February 7, 2000
Volume 52, No. 20
Jon Gunnemann deals with religious currency
By Cathy Byrd
Language is at the core of Jon Gunnemann's theological thinking about economics. In any context, including the church, he says, "It 'pays,' if you will pardon me, to use economic metaphors in order to communicate clearly. The reason is that economics is not just one dimension of existence, but refers to the entire household of the world."
Gunnemann, a professor of social ethics in the School of Theology, notes that we cannot help but think economically. "We say that some work we did in the past is now 'paying dividends,'" he said. "In a crisis we 'take stock.' Where my students used to search for the presuppositions of an argument, they now find that an argument is 'funded' by an underlying or even unacknowledged idea. We understand that our scholarly work is supported by the 'capital' of research we accumulated in the past."
Gunnemann pursued these ideas during his fall 1998 sabbatical, which he spent at the Center for the Study of Values in Public Life at the Harvard Divinity School. While there he presented a public lecture called "Capital Ideas: Theology Engages the Economic," proposing the idea of "capital" as a way to investigate metaphorical relationships between economics and religion.
He described how the meaning of the word "capital" has migrated from its more narrowly economic definition. "By 'capital migration,' I don't mean the virtually instantaneous movement of capital from one part of the world to another--one of the features of the so-called 'global economy,'" he said. "I mean instead the metaphorical migration of capital to include things like nature on the one side and human resources on the other."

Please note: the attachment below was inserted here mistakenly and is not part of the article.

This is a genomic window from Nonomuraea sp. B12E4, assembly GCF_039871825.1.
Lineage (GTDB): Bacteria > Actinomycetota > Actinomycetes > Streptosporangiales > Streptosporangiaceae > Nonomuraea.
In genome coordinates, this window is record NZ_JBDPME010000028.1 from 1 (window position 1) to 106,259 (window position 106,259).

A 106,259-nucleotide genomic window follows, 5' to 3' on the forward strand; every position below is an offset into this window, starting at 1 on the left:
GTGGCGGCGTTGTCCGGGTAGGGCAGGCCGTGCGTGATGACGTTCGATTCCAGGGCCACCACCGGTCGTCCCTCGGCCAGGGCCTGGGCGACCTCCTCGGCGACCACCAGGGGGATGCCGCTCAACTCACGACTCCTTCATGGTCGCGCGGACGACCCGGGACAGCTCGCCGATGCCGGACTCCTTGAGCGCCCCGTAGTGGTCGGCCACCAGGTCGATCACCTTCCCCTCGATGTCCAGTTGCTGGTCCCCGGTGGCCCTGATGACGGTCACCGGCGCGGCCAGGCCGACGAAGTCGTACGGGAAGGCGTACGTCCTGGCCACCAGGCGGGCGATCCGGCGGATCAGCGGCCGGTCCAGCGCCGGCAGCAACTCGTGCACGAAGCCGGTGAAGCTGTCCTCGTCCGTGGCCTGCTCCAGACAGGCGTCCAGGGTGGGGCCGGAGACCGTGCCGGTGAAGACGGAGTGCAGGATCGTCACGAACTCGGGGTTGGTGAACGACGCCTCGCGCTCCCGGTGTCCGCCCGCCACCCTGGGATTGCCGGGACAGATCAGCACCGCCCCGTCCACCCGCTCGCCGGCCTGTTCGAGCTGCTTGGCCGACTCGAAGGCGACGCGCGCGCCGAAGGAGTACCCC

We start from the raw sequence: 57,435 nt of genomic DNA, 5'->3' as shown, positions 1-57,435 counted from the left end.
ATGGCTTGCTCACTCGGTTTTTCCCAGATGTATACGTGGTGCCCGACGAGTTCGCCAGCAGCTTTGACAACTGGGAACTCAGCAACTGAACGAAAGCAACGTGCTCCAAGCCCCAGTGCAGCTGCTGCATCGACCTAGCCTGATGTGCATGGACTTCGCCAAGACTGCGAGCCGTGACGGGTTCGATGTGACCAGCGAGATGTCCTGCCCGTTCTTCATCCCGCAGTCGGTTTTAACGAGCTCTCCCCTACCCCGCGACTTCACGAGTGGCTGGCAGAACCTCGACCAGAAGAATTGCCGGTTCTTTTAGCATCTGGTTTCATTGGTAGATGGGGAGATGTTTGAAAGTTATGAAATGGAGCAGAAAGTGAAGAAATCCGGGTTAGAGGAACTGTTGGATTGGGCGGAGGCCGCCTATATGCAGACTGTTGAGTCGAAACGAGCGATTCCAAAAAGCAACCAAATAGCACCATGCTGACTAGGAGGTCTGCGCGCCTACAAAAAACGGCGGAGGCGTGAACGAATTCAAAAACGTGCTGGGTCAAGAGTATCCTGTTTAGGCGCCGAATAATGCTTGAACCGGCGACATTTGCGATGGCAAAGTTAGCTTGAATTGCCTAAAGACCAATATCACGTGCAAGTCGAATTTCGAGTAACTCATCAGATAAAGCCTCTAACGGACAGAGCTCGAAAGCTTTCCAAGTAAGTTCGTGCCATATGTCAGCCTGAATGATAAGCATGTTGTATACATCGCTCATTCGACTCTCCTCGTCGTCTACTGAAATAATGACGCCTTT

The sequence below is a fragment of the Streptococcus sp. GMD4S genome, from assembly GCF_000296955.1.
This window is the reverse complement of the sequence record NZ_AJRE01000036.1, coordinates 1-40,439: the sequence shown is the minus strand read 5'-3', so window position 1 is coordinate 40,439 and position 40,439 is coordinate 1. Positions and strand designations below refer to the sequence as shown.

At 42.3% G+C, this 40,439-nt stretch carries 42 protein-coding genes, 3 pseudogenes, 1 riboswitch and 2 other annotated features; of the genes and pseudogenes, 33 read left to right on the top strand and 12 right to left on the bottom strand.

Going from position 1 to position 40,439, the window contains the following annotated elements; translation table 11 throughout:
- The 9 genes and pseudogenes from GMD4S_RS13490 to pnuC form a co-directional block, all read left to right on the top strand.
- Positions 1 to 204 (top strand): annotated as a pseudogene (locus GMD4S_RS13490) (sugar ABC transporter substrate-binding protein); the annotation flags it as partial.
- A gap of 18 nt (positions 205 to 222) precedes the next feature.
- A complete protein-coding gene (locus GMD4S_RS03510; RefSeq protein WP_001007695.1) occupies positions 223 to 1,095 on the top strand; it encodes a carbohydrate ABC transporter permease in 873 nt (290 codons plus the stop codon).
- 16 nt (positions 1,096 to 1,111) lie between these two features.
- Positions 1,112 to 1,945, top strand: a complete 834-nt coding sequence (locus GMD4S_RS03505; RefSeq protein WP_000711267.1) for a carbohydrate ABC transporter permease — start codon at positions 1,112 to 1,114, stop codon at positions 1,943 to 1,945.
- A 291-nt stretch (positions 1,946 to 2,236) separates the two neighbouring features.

According to Gunnemann, economic metaphors have been at the center of religious symbolism from the beginning. The Bible and Christian theology speak of redemption, debt and bond; the grace of forgiveness is often equated with the cancellation of debt. But these and other economic metaphors in turn draw on social, political, moral and even religious meanings, as in the case of property, credit and trust.
This double movement of meaning is what offers the possibility of a mutual critical engagement between theology and economics. "We think of human beings as occupying the natural, social and spiritual-cultural worlds," he explained. "But the economy embraces all three--just as God is connected to all three--and economists talk about all three just as theologians talk about them."
Some sociologists like to talk about the "social capital" present in religious communities and congregations, whose structure and practices help stabilize communities and families. Social capital is generated by a range of practices, from hymn singing to prayer and meditation, renewing individuals drained by the demands of work and modern social life.
But this view is one-sided, according to Gunnemann. It sees the social capital in religious practices simply as something to be tapped or exploited by social and economic systems. Gunnemann wants both churches and economists to become critically conscious of certain relationships. He said it is important to recognize that social capital is no more inexhaustible than the resources of our fragile ecosystem.
The economy depends on the formation of certain kinds of persons, on social trust, on faith and on specific understandings of human ends and purposes, Gunnemann said. Indeed, the institution of money depends profoundly on belief and trust. To some extent, economists cannot help but think morally and theologically. Economics is, among other things, a sociopsychological science with religious dimensions.
There is important potential in that fact, Gunnemann believes. "Once we see that the language of capital has migrated to other dimensions of life, we can turn around and talk about the limitations of the use of traditional economic capital," he said.
Gunnemann would like to see these revelations applied to the benefit
of the world's human communities and natural resources. "The church
has to become more conscious of way the economy shapes its practices so
that it can shape economic practices," he said. "The critical
purpose of this thinking is to re-situate economic activity in relationship
to other social institutions, to place it in its broader natural and social-including